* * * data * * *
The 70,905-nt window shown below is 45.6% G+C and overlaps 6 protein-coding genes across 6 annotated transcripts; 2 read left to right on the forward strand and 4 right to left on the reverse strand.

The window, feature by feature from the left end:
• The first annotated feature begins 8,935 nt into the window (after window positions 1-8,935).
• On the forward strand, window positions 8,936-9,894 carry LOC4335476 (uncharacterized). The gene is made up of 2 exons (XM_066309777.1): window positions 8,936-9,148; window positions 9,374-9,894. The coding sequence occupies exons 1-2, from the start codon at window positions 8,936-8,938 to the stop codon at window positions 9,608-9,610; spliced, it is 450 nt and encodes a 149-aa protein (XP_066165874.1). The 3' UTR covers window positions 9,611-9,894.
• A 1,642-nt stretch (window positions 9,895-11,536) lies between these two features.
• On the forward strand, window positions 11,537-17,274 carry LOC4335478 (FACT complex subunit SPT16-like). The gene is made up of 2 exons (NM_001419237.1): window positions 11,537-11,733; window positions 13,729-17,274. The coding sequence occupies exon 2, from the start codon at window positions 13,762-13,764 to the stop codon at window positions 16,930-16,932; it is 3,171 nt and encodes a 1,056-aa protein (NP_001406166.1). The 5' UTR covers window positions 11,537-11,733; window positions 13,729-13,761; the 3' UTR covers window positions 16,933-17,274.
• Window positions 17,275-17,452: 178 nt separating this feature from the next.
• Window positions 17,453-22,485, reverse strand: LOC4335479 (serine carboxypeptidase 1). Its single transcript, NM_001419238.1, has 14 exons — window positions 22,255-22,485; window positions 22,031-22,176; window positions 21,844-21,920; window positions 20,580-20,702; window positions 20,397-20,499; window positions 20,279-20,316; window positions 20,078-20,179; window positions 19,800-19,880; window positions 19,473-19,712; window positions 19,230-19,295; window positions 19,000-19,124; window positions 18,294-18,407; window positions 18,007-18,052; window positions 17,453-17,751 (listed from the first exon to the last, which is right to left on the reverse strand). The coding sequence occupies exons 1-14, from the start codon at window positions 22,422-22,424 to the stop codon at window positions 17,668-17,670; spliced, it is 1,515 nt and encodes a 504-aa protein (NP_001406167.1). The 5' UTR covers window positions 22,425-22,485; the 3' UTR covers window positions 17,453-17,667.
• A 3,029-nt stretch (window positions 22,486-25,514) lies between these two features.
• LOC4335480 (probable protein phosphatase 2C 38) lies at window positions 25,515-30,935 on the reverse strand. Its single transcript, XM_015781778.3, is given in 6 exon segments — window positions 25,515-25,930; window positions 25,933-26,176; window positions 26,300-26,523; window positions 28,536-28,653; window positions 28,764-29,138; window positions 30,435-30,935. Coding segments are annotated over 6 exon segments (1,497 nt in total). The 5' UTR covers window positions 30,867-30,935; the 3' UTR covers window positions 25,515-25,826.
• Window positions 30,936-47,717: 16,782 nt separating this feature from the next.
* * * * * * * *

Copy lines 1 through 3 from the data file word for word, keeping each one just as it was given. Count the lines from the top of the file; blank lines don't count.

The 70,905-nt window shown below is 45.6% G+C and overlaps 6 protein-coding genes across 6 annotated transcripts; 2 read left to right on the forward strand and 4 right to left on the reverse strand.

The window, feature by feature from the left end:
• The first annotated feature begins 8,935 nt into the window (after window positions 1-8,935).